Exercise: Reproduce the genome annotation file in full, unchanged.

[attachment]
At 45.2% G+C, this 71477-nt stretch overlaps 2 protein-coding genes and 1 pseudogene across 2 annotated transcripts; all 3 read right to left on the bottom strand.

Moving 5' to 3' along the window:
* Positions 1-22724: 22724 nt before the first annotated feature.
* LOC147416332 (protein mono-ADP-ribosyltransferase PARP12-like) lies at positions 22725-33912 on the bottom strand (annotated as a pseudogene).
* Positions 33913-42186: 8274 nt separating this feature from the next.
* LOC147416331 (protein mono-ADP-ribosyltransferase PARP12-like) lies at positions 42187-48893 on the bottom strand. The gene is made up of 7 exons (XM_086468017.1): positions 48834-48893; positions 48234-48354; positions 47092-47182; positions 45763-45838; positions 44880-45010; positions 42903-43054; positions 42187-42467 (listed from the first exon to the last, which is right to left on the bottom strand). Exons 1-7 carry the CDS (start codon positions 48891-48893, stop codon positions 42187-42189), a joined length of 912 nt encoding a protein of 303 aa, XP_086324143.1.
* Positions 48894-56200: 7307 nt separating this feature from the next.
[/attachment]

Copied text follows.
At 45.2% G+C, this 71477-nt stretch overlaps 2 protein-coding genes and 1 pseudogene across 2 annotated transcripts; all 3 read right to left on the bottom strand.

Moving 5' to 3' along the window:
* Positions 1-22724: 22724 nt before the first annotated feature.
* LOC147416332 (protein mono-ADP-ribosyltransferase PARP12-like) lies at positions 22725-33912 on the bottom strand (annotated as a pseudogene).
* Positions 33913-42186: 8274 nt separating this feature from the next.
* LOC147416331 (protein mono-ADP-ribosyltransferase PARP12-like) lies at positions 42187-48893 on the bottom strand. The gene is made up of 7 exons (XM_086468017.1): positions 48834-48893; positions 48234-48354; positions 47092-47182; positions 45763-45838; positions 44880-45010; positions 42903-43054; positions 42187-42467 (listed from the first exon to the last, which is right to left on the bottom strand). Exons 1-7 carry the CDS (start codon positions 48891-48893, stop codon positions 42187-42189), a joined length of 912 nt encoding a protein of 303 aa, XP_086324143.1.
* Positions 48894-56200: 7307 nt separating this feature from the next.